43. Beth permalink
    September 29, 2015 5:22 pm

    Oh I just had to comment! I saw a few posts above me that someone recommended Pfaff or Husqvarna….NO NO and NO!!! Singer, Pfaff and Husqvarna are all owned by SVP company. I have the Husqvarna Sapphire 875 and it is a piece of expensive JUNK!! I bought it two years ago and I now have the same saga as the original poster of this thread. Only my issue is all in the tension discs…which, to my irritation…is written about and complained about all across the board by so many other Husqvarna owners. You will not get any decent customer service from them either. My dealer is a total loser on this issue and from what I’ve read, the Pfaff’s are now having the same problems…we also all know what happened to Singer.

    Please, for the love of all things sewing…stay away from Husqvarna. I have a small Brother that I am going to have serviced and it has been decent for it’s size and price. I fell in love with the Janome 8900 but it really is out of my price range at this point. I was just offered the Elna’s that are the equivalent to Janome 8900 but honestly, why be one company with two different types of machines and styles to compete? Jack of all trades, master of none? After reading the reviews…I’m a huge skeptic. Thank you btw for your Elna review….I’m going to treat is as a warning to steer clear of this brand and I think even Janome’s too.

    I’m going with a Juki F600 and 2010 for FMQ. Solid reputation, price point is more my style and life is good…I hope. Last thing I need is another paperweight I can’t sell. 😡

  44. Bea permalink
    October 18, 2015 8:10 pm

    Actually, I have a 6005 which seems to be very fussy and unreliable. I am willing to chalk some of this up to user error, as I’m not a trained seamstress and often find tips online to fix errors I’ve made (like birdnesting being avoidable by doing the first few stitches by hand-turning the wheel). But, the needle threader was bent when I bought it and the owner of the shop had to sort of bend it back. Now, the whole needle threader is stuck, after only two years of use. Really, all of the parts on such an expensive machine should last longer than that. Can’t think of a user error to cause it, but I might find differently. I’ve found online reviews of machines to be so mixed that I’ve begun to think that what one knows has to dovetail with what the machine tends to do in order for its use to go smoothly. Maybe there’s something no one tells us: One has to take classes.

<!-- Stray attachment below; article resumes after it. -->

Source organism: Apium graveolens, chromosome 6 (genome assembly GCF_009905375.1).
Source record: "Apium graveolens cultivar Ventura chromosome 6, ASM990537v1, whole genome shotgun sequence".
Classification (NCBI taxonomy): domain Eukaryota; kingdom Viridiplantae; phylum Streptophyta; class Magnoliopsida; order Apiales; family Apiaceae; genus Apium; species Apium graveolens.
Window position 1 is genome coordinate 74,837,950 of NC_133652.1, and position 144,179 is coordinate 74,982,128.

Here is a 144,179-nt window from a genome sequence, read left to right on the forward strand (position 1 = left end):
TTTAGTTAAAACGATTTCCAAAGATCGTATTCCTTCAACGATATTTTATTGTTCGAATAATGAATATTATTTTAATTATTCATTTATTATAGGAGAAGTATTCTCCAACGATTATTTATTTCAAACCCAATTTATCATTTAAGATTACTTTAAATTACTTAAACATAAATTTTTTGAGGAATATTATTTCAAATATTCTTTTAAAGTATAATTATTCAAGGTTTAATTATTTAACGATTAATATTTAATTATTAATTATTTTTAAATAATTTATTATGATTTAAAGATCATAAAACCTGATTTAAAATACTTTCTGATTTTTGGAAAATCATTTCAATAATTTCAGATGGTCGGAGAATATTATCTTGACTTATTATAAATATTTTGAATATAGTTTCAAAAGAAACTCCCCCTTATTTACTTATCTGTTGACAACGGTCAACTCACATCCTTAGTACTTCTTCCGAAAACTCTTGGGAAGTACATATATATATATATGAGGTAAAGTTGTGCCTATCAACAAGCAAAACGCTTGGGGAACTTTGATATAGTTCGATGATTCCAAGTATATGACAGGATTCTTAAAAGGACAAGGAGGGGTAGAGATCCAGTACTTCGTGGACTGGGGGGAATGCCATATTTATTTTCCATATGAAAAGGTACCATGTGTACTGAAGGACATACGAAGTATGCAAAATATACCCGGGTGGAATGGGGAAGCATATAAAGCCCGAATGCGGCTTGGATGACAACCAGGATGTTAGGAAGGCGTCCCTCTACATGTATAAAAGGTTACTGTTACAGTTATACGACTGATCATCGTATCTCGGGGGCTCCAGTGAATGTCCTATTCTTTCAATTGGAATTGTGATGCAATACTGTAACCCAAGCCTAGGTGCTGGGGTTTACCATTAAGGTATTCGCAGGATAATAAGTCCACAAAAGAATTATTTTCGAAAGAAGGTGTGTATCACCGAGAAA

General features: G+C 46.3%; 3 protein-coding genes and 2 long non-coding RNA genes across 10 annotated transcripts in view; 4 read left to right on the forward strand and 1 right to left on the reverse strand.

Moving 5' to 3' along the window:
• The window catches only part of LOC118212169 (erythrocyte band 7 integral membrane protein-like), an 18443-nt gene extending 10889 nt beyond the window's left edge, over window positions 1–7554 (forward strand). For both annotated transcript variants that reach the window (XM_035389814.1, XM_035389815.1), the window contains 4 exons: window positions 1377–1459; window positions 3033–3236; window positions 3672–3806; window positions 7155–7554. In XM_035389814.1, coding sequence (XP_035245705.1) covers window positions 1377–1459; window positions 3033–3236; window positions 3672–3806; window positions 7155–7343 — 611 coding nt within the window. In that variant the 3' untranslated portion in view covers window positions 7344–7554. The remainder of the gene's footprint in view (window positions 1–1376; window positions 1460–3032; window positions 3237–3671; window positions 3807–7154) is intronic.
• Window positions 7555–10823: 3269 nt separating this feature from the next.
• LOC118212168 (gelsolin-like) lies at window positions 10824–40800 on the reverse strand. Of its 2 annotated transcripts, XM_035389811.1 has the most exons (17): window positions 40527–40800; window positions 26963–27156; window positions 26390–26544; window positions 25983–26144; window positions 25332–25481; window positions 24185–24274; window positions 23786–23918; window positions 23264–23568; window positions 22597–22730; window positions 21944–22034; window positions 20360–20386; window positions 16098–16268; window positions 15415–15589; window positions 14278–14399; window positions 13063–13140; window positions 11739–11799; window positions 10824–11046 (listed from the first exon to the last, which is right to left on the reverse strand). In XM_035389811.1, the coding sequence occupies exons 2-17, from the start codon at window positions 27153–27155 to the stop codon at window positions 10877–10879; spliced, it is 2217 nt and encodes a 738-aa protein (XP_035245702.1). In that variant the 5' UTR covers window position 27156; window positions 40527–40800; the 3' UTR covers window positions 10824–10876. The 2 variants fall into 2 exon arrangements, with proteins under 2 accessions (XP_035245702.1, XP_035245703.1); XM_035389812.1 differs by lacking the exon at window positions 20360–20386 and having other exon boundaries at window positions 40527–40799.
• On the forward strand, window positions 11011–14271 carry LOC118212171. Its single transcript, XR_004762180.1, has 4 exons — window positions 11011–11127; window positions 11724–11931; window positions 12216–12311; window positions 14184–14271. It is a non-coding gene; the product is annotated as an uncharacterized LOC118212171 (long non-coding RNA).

45. Penny watson permalink
    October 9, 2016 10:32 pm

    Thank you so much for the review of your ’07 Elna. I have been a long time fan of Elna since I bought my machine around 1968. Three years ago I had the motor replaced, it’s first trip to the repair shop. But lately I have been looking for a second machine and since my old Elna has been so good to me, I was thinking of a slightly used Elna. I certainly will not take a chance on those years!

  46. November 25, 2016 6:37 am

    Hi. I was searching the Elna brand online and came across your blog. I am looking for a new sewing machine. I have an Elna 2130. I have used it for basic sewing, never tried the button hole feature! In some respects it has been a frustrating machine, cotton breaking, needles breaking whenever the fabric is a little thicker. As a matter of fact I don’t sow all that well but I am taking a course in pattern making and design and so I thought I would need an upgrade. Here in South Africa we pay a small fortune for things like a sewing machine. Interestingly you mention that Elna is owned by Janome. I can purchase a Janome 8077 for R3,699 but an Elna that seems similar will cost me R10,999 – that’s for the eXperience 540. Is the Janome as good as the Elna? Do you know? Here in South Africa everyone buys either a Bernina or Elna. Singers are also available but considered more for industrial use. Actually Janome is sold here by one of the big supermarket stores. It’s rather surprising and I would love to purchase the machine for R3,699 and brag that is as good as any Elna.

    • tabathatweedie permalink*
      November 25, 2016 7:29 am

      The Janome 8077 is the exact machine that I now have! It is brilliant. I love it. Never had any problems with it at all.

  47. Lyn permalink
    December 8, 2016 7:34 am

    I have an Elna Lotus bought in 1968 and it still works perfectly. I bought another Elna a few years ago but it is nothing like my Lotus. I gave my newer one to my son and his wife and am still using my Lotus. I really love my Lotus. What a pity Elna is now manufactured in Asia!

    • Debbie Henderson permalink
      December 24, 2016 3:20 am

      I was gifted with an Elna 9000 Diva 2 years ago. I think now that it is about 22 years old. I have not had any trouble with it until today, when I tried to use the one step buttonhole attachment. I wasted several hours trying everything I could think of to make it work. I wish I had found this website before I tried it. Has anyone had any luck with the simple automatic buttonhole foot? I’m trying to finish a project for my granddaughter before Christmas. I may have to forget the buttons and rework the dress with a zipper,

  48. Carol and Robinxx permalink
    April 20, 2018 10:20 am

    Thank you for all your hard work doing this research onto sewing machines
    I have been pondering which machine to buy next and have decided to stay on search for a Bernina


  1. Blog Hop! | Thread Carefully
  2. Sewing and machines | Perigrines Eyrie

Comments are closed.

%d bloggers like this: